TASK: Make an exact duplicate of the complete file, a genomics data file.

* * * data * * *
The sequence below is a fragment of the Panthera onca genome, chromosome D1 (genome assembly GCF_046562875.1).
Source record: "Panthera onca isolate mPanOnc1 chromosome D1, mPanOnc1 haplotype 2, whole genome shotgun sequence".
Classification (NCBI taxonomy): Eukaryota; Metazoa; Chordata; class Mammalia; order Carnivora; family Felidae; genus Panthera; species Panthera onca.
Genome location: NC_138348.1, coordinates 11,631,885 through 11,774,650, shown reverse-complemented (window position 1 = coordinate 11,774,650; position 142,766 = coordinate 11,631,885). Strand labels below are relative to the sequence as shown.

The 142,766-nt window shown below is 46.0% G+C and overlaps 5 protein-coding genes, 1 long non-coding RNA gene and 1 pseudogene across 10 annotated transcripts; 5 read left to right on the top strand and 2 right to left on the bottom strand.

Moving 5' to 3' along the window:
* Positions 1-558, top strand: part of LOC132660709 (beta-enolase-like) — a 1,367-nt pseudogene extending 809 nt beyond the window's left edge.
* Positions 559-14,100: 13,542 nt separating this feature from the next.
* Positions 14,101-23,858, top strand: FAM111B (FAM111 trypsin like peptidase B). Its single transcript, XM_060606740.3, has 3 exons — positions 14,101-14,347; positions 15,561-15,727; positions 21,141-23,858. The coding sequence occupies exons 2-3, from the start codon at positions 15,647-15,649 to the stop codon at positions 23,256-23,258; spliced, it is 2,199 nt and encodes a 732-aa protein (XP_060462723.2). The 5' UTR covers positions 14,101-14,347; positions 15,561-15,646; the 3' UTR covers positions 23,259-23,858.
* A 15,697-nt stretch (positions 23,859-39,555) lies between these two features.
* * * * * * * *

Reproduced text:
The sequence below is a fragment of the Panthera onca genome, chromosome D1 (genome assembly GCF_046562875.1).
Source record: "Panthera onca isolate mPanOnc1 chromosome D1, mPanOnc1 haplotype 2, whole genome shotgun sequence".
Classification (NCBI taxonomy): Eukaryota; Metazoa; Chordata; class Mammalia; order Carnivora; family Felidae; genus Panthera; species Panthera onca.
Genome location: NC_138348.1, coordinates 11,631,885 through 11,774,650, shown reverse-complemented (window position 1 = coordinate 11,774,650; position 142,766 = coordinate 11,631,885). Strand labels below are relative to the sequence as shown.

The 142,766-nt window shown below is 46.0% G+C and overlaps 5 protein-coding genes, 1 long non-coding RNA gene and 1 pseudogene across 10 annotated transcripts; 5 read left to right on the top strand and 2 right to left on the bottom strand.

Moving 5' to 3' along the window:
* Positions 1-558, top strand: part of LOC132660709 (beta-enolase-like) — a 1,367-nt pseudogene extending 809 nt beyond the window's left edge.
* Positions 559-14,100: 13,542 nt separating this feature from the next.
* Positions 14,101-23,858, top strand: FAM111B (FAM111 trypsin like peptidase B). Its single transcript, XM_060606740.3, has 3 exons — positions 14,101-14,347; positions 15,561-15,727; positions 21,141-23,858. The coding sequence occupies exons 2-3, from the start codon at positions 15,647-15,649 to the stop codon at positions 23,256-23,258; spliced, it is 2,199 nt and encodes a 732-aa protein (XP_060462723.2). The 5' UTR covers positions 14,101-14,347; positions 15,561-15,646; the 3' UTR covers positions 23,259-23,858.
* A 15,697-nt stretch (positions 23,859-39,555) lies between these two features.